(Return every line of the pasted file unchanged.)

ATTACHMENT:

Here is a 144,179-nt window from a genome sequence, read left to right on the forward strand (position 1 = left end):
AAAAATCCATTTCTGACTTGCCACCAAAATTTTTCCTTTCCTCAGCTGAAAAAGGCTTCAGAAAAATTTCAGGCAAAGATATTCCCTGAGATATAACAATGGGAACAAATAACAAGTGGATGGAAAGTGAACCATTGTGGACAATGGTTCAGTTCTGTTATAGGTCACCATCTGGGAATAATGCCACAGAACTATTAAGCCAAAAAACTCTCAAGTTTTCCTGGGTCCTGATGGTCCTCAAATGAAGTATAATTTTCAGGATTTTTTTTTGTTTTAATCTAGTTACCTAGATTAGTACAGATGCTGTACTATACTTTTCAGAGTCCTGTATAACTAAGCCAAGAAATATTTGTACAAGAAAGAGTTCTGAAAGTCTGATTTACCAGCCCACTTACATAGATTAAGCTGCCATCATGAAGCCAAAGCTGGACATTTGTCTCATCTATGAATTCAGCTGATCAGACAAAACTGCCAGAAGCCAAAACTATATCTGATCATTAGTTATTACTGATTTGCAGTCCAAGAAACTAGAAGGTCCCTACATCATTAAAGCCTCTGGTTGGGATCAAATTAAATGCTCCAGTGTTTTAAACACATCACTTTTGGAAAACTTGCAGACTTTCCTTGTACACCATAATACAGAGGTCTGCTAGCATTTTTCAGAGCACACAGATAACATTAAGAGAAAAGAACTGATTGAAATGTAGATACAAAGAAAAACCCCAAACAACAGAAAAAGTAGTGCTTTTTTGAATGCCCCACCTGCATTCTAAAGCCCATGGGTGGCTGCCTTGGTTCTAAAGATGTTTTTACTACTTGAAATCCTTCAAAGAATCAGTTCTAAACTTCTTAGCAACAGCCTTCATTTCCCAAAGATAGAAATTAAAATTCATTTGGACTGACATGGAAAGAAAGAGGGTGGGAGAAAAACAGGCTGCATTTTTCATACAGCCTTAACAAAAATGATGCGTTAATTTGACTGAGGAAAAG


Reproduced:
Here is a 144,179-nt window from a genome sequence, read left to right on the forward strand (position 1 = left end):
AAAAATCCATTTCTGACTTGCCACCAAAATTTTTCCTTTCCTCAGCTGAAAAAGGCTTCAGAAAAATTTCAGGCAAAGATATTCCCTGAGATATAACAATGGGAACAAATAACAAGTGGATGGAAAGTGAACCATTGTGGACAATGGTTCAGTTCTGTTATAGGTCACCATCTGGGAATAATGCCACAGAACTATTAAGCCAAAAAACTCTCAAGTTTTCCTGGGTCCTGATGGTCCTCAAATGAAGTATAATTTTCAGGATTTTTTTTTGTTTTAATCTAGTTACCTAGATTAGTACAGATGCTGTACTATACTTTTCAGAGTCCTGTATAACTAAGCCAAGAAATATTTGTACAAGAAAGAGTTCTGAAAGTCTGATTTACCAGCCCACTTACATAGATTAAGCTGCCATCATGAAGCCAAAGCTGGACATTTGTCTCATCTATGAATTCAGCTGATCAGACAAAACTGCCAGAAGCCAAAACTATATCTGATCATTAGTTATTACTGATTTGCAGTCCAAGAAACTAGAAGGTCCCTACATCATTAAAGCCTCTGGTTGGGATCAAATTAAATGCTCCAGTGTTTTAAACACATCACTTTTGGAAAACTTGCAGACTTTCCTTGTACACCATAATACAGAGGTCTGCTAGCATTTTTCAGAGCACACAGATAACATTAAGAGAAAAGAACTGATTGAAATGTAGATACAAAGAAAAACCCCAAACAACAGAAAAAGTAGTGCTTTTTTGAATGCCCCACCTGCATTCTAAAGCCCATGGGTGGCTGCCTTGGTTCTAAAGATGTTTTTACTACTTGAAATCCTTCAAAGAATCAGTTCTAAACTTCTTAGCAACAGCCTTCATTTCCCAAAGATAGAAATTAAAATTCATTTGGACTGACATGGAAAGAAAGAGGGTGGGAGAAAAACAGGCTGCATTTTTCATACAGCCTTAACAAAAATGATGCGTTAATTTGACTGAGGAAAAG